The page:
At this point, WeightWise surgeons don’t work with Medicare, although the hospital stay and anesthesia are covered by Medicare in most cases. When you partner with WeightWise on your weight-loss journey, every aspect of the procedure will be covered. Our patient advocates will answer all of your financial questions, including what your current health care insurance benefits include, as well as helping schedule appointments and other information.

The mental aspects of the program are just as important as the physical changes you’ll be going through. Think of your patient advocates as your personal cheerleader – rooting on your success and being a sympathetic ear during the tough times.

WeightWise will also provide you with in-house professional dietitians and exercise physiologists to map out successful long-term weight loss. The first few weeks after surgery are the most important for many patients. Which makes sense – that’s the case with any major life-changing event.

Diet

During the first two weeks after surgery, you will be limited to an all-clear liquid diet, as well as protein supplements or protein shakes. You will be expected to drink 96 ounces a day – a daunting amount of you’re normally drinking just a third of that.

Staying hydrated is very important during this time, but the liquid must NOT be gulped. In many cases, your stomach is now one-fifth the size. It just won’t be able to handle large quantities of liquid at one time. It could lead to nausea, pain, or even injury.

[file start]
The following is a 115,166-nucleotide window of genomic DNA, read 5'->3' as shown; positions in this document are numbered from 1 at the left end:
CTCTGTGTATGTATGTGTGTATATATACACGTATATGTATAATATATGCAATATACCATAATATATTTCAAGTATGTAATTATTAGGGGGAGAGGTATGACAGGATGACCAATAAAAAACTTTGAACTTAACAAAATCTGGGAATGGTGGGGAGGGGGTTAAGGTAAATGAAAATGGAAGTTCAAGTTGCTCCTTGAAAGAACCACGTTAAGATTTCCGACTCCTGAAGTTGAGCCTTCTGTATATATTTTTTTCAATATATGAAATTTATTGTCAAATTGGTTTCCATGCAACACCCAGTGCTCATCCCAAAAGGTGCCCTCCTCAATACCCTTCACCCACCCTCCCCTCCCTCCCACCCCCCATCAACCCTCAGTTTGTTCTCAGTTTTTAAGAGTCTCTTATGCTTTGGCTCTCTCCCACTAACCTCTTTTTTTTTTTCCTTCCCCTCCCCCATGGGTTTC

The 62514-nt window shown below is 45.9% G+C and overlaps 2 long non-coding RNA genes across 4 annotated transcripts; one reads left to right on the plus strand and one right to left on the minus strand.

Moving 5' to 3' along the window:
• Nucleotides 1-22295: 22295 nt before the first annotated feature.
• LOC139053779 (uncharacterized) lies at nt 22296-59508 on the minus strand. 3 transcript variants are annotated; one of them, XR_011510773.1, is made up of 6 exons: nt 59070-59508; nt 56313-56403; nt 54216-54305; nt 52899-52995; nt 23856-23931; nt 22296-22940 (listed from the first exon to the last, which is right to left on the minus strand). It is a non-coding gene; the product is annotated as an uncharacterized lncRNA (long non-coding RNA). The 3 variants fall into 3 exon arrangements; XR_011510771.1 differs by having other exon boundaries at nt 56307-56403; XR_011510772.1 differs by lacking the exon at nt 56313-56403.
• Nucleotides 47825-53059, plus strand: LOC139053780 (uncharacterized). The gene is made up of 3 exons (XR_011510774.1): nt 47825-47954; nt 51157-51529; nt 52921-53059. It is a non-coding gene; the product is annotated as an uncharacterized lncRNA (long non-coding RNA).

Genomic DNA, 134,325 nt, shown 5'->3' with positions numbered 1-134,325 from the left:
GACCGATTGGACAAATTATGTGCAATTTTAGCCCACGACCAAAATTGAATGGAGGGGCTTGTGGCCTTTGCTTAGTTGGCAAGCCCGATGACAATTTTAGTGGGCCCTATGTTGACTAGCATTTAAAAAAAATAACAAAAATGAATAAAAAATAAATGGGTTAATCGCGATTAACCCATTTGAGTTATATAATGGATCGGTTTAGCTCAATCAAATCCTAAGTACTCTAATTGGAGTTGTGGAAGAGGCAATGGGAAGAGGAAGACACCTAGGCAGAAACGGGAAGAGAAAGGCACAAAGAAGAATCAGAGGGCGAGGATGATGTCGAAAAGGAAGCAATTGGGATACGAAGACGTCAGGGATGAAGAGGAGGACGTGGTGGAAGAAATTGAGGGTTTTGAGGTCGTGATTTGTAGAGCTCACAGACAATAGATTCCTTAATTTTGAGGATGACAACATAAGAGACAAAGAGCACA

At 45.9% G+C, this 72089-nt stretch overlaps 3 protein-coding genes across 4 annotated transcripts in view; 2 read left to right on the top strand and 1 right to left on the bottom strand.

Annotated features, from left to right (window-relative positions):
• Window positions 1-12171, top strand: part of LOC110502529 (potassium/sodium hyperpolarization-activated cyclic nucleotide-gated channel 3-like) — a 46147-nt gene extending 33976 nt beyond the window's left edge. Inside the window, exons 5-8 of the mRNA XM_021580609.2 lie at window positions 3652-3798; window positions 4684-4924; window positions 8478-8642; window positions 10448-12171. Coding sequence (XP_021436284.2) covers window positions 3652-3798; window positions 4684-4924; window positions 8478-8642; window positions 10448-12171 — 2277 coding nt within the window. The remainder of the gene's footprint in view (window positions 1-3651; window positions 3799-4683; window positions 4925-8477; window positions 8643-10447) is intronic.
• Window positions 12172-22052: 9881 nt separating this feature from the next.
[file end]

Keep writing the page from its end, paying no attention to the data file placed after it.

During these 14 days, your body will begin to adapt to less food intake. Hormonal changes will allow you to feel “satisfied” sooner and lead to reduced hunger pangs. In the following weeks and months, vitamins and minerals, soft foods, and solid foods will be introduced.

Of course, certain foods are no longer allowed. Worried that you’ll be stuck eating celery the rest of your life? Don’t be! WeightWise has compiled hundreds of delicious recipes and our shop is jam-packed with tasty treats, meals, and snacks. You eat better than you ever have before!

Not sure if weight loss surgery is right for you? Call our experienced and compassionate team at WeightWise. We look forward to helping you start your weight loss journey!

Physical Activity

Although you’ll be able to return to normal day-to-day activities 24-48 hours after surgery, you’ll still need time to heal. Our exercise physiologist will develop plans that take into any previous injuries, your current fitness, and other aspects of your life. These programs will increase flexibility and improve your cardiovascular health.

Once you’ve reached your target weight, usually between nine and 12 months, weight-training will be introduced. You should be exercising at least 30 minutes a day, five times a week at this point. We’ll work with your physician to make sure our plans are the perfect fit for you.

Watch our free online seminar to see why our program has been so successful for so many people. When you’re ready to take the first step towards leading a longer, healthier life, make sure to reach out to WeightWise. We’ll be here for you – every step of the way.